US Secretary of State John Kerry has urged Syria's government and the opposition to agree to a fresh ceasefire amid heavy fighting in Aleppo. The State Department announced that Kerry will fly to Geneva on 1 May for planned talks with the UN special envoy for Syria and the foreign ministers of Jordan and Saudi Arabia.
The talks are aimed at reaffirming a nationwide "cessation of hostilities" and salvage a faltering peace process. At least 246 civilians have been killed in Aleppo since regime forces began an offensive to retake rebel-held parts of the city on 22 April, according to the Syrian Observatory for Human Rights.
The US and Russia brokered a nationwide truce between the various warring factions in Syria in February, but observers say it is in danger of collapsing amid a recent spike in violence in some parts of the country.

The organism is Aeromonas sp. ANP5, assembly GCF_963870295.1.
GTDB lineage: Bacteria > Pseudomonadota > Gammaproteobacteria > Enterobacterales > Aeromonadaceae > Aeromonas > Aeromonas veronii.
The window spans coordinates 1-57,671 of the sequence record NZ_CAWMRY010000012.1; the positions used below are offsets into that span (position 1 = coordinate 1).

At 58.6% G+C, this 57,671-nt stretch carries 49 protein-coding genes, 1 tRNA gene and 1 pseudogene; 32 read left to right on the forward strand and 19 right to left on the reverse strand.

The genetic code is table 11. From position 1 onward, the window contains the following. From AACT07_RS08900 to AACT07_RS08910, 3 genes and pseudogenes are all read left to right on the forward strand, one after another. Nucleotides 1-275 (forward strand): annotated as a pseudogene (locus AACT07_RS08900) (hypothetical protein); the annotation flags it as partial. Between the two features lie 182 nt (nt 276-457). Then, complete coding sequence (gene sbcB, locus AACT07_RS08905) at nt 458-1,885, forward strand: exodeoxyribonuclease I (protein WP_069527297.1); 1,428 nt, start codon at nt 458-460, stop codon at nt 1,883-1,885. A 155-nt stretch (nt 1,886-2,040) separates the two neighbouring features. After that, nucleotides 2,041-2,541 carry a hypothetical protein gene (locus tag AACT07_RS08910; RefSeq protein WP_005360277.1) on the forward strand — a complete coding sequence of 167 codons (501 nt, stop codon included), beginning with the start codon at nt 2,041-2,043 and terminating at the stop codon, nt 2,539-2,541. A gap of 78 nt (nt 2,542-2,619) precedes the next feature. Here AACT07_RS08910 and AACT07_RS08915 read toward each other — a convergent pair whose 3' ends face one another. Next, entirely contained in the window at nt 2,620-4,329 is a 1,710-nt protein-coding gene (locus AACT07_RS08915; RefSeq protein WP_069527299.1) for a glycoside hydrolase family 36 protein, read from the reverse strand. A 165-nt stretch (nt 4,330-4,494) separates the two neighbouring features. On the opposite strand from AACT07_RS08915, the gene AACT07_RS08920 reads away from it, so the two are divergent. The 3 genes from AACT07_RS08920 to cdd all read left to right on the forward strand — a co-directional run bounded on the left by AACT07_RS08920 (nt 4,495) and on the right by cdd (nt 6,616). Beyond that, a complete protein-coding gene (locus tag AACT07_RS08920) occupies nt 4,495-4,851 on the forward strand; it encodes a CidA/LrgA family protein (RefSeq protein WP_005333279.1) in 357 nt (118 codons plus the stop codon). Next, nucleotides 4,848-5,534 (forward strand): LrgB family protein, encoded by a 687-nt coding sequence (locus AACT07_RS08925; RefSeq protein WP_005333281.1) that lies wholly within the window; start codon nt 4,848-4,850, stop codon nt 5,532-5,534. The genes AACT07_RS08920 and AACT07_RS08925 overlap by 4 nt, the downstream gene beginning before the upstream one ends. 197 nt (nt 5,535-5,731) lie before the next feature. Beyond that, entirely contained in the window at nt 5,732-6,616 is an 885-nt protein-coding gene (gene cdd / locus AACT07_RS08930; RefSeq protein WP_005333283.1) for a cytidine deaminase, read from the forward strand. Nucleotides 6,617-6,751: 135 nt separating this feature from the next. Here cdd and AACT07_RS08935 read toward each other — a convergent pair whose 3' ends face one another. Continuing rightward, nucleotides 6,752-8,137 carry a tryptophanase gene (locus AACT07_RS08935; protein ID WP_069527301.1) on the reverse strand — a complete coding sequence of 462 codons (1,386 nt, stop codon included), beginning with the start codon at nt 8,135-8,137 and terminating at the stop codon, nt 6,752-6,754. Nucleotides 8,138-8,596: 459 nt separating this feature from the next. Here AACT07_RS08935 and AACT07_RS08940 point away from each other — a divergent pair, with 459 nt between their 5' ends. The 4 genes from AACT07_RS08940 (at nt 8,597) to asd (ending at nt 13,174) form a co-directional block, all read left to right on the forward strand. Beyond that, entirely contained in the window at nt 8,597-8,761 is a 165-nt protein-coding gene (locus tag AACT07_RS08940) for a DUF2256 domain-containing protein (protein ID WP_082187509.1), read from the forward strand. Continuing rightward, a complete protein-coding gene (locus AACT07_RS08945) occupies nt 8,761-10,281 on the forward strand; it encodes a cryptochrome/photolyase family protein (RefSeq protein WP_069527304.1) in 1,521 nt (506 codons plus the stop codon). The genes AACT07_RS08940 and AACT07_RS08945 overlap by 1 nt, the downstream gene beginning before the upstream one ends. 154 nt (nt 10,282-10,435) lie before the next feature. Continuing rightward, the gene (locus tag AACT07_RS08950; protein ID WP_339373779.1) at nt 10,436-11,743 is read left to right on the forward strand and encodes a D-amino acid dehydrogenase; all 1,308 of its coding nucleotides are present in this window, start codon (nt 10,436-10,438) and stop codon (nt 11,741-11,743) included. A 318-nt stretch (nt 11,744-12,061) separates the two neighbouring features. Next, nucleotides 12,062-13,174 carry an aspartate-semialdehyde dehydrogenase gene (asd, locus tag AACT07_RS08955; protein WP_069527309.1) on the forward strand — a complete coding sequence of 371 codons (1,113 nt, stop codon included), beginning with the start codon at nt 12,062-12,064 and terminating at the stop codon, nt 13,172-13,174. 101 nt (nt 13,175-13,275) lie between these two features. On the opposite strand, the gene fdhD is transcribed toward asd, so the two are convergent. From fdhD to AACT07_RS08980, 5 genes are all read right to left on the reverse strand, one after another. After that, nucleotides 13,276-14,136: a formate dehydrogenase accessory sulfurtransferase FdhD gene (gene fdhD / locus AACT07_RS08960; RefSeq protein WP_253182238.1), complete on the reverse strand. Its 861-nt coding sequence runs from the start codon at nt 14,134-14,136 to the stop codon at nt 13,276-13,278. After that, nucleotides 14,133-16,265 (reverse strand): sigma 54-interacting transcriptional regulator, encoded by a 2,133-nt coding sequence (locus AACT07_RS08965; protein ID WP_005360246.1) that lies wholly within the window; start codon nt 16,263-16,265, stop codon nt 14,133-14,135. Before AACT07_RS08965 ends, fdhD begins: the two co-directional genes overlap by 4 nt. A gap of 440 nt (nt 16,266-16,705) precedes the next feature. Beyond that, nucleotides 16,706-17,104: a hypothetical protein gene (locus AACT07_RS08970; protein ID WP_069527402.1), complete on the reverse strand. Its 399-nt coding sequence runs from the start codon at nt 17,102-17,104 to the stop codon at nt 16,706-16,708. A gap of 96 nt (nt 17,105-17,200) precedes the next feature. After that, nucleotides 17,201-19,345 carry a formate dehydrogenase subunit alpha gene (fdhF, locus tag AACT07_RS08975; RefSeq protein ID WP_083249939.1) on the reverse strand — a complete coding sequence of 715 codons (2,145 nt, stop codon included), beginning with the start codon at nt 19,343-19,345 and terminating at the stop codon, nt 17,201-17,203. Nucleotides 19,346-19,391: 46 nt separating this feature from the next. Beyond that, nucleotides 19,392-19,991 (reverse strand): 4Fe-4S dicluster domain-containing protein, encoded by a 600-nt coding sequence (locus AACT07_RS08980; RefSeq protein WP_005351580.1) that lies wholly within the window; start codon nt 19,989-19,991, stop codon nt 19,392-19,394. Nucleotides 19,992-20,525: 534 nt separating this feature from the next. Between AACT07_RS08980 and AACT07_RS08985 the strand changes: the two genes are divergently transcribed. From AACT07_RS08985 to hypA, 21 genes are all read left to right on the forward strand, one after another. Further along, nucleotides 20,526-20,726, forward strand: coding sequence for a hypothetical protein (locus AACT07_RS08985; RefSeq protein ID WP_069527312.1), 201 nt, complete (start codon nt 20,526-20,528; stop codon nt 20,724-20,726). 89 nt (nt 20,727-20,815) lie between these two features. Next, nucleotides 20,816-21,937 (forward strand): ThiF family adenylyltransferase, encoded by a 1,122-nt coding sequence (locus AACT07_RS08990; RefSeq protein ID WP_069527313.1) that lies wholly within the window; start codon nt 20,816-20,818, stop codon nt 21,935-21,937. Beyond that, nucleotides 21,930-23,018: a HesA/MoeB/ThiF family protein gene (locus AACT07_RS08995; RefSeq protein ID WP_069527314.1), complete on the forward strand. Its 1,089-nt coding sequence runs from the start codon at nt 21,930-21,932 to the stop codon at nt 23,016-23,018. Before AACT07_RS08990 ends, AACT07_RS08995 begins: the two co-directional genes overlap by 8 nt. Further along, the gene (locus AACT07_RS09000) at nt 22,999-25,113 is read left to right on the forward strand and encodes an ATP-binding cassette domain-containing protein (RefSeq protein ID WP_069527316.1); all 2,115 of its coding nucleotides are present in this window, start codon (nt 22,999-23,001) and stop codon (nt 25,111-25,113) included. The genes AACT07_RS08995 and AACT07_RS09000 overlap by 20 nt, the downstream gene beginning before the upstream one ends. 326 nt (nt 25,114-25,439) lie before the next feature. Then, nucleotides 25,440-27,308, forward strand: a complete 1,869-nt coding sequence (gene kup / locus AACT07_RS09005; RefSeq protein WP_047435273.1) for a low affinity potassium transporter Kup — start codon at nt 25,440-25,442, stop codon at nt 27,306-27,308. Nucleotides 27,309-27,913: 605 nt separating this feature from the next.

The two powers implemented a temporary ceasefire in Latakia and Damascus on 30 April, but the truce did not apply to Aleppo.
Washington has called on Russia to rein in the regime's "indiscriminate aerial attacks" on Syria's largest city, but Moscow claims the air strikes have targeted the al-Nusra Front jihadist group.
State Department spokesman John Kirby said Kerry had expressed "deep concern" about Aleppo during phone calls with UN envoy Staffan de Mistura and Syrian opposition coordinator Riad Hijab on 30 April.
"The secretary made clear that we urged Russia to take steps to stop regime violations, especially its indiscriminate aerial attacks in Aleppo," he was quoted as saying by AFP.
"The Assad regime continues to escalate the conflict by predominantly targeting innocent civilians and parties to the cessation of hostilities – not Nusra, as the regime falsely claims. Such attacks are direct violations of the cessation and must stop immediately," Kirby added.
"The secretary underscored that the initial efforts to reaffirm the cessation of hostilities in Latakia and Eastern Ghouta are not limited to these two areas and that efforts to renew the cessation must and do include Aleppo."
The five-year Syrian Civil War has claimed the lives of more than 250,000 people. An estimated 4.5 million people have fled the country and some 6.5 million have been internally displaced.